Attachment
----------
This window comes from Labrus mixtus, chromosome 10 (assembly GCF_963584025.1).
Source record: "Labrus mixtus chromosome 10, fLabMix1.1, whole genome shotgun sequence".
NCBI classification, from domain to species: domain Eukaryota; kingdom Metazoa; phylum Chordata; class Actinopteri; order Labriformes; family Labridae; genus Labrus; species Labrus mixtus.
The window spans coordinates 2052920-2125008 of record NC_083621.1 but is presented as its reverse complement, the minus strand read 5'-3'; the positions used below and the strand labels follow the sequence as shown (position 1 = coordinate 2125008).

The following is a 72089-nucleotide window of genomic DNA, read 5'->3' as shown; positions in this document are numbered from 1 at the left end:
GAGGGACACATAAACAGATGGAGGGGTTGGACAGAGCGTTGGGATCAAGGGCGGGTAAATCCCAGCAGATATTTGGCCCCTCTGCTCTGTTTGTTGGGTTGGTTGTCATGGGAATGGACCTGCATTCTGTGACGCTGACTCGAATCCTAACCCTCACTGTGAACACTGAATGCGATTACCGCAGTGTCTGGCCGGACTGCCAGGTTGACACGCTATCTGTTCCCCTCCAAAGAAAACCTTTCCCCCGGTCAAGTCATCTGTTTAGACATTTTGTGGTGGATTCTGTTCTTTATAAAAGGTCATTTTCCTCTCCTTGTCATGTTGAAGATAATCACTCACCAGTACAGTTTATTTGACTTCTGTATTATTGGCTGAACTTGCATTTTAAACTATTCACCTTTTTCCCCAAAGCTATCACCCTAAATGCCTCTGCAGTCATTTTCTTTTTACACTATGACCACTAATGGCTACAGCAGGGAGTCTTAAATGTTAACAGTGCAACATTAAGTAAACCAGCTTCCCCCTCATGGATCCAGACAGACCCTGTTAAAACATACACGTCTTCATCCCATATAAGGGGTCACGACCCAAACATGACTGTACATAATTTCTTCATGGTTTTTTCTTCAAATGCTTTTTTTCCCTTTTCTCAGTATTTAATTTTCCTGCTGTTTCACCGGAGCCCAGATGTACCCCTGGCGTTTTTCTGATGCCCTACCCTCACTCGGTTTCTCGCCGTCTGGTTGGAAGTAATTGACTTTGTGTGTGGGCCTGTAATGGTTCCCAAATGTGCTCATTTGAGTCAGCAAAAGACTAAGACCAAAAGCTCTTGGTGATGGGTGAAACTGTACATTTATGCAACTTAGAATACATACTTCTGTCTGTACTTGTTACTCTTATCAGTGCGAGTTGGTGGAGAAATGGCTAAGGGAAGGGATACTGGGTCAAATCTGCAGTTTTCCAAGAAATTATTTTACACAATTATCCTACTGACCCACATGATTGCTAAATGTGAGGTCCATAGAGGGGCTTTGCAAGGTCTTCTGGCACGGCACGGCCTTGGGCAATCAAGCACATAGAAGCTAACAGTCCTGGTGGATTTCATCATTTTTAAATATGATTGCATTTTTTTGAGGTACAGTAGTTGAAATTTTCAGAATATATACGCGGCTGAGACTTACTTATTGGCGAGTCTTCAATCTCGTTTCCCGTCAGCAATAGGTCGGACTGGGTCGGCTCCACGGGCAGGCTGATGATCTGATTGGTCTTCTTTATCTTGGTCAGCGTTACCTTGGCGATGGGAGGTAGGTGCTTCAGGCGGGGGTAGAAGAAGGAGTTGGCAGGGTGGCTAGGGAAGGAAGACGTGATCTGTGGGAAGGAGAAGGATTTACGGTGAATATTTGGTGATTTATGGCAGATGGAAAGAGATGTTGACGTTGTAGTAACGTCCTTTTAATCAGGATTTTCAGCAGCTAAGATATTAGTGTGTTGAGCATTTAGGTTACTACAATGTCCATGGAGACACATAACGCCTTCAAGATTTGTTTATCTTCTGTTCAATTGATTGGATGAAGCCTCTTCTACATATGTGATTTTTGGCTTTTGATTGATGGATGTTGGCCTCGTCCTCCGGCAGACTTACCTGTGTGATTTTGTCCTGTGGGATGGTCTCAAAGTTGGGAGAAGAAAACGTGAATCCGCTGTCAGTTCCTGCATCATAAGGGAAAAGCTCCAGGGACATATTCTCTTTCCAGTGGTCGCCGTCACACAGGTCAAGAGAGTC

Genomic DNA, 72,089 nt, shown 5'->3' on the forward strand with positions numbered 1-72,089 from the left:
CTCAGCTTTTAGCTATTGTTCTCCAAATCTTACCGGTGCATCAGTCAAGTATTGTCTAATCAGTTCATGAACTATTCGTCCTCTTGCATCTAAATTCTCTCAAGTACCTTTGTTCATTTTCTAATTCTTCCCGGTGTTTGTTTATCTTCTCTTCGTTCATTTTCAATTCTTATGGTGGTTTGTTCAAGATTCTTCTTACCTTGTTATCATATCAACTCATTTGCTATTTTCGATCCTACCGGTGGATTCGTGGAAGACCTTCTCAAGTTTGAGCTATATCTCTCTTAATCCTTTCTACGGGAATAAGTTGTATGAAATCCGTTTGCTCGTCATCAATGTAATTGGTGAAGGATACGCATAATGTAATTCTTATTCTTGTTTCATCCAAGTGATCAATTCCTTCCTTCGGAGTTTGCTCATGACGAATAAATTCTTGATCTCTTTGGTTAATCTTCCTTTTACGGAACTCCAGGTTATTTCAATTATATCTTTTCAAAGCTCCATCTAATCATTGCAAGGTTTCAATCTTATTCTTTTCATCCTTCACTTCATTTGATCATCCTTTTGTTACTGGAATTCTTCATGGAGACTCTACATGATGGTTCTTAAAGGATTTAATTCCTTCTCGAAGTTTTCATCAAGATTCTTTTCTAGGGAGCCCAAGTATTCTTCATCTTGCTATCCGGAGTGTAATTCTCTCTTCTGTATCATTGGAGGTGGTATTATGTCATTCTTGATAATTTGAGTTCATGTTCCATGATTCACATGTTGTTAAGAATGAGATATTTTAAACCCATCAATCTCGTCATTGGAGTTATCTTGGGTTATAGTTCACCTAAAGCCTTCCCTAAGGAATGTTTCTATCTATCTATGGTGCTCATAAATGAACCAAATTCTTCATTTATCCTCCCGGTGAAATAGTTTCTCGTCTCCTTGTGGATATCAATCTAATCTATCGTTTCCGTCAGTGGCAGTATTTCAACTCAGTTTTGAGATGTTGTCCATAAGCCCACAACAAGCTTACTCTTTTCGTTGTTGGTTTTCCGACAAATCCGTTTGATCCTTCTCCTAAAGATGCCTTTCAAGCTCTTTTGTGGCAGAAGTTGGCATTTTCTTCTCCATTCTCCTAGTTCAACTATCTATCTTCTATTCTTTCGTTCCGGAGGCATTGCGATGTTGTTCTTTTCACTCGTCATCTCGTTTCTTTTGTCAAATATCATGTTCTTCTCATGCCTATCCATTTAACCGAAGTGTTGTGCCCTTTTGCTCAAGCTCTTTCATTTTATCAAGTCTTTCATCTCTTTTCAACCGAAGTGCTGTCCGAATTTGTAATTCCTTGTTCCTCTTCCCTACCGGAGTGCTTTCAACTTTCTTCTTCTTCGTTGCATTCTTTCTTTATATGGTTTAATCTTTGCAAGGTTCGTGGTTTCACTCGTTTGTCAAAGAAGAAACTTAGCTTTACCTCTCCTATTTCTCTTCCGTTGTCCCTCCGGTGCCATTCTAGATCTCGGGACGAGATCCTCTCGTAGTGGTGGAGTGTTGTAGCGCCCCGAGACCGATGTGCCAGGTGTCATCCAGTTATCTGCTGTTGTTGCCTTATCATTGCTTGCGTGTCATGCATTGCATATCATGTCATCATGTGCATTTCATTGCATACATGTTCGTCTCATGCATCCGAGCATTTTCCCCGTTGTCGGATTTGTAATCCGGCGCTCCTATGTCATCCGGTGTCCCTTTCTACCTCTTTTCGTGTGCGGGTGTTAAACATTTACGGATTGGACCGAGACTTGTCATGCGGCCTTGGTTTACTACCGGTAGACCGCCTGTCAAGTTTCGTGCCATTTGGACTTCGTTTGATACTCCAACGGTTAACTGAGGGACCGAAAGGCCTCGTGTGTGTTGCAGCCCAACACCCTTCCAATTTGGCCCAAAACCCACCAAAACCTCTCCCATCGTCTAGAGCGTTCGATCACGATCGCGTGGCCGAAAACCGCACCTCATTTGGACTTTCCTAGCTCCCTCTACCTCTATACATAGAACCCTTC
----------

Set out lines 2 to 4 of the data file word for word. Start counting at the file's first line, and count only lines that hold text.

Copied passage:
Source record: "Labrus mixtus chromosome 10, fLabMix1.1, whole genome shotgun sequence".
NCBI classification, from domain to species: domain Eukaryota; kingdom Metazoa; phylum Chordata; class Actinopteri; order Labriformes; family Labridae; genus Labrus; species Labrus mixtus.
The window spans coordinates 2052920-2125008 of record NC_083621.1 but is presented as its reverse complement, the minus strand read 5'-3'; the positions used below and the strand labels follow the sequence as shown (position 1 = coordinate 2125008).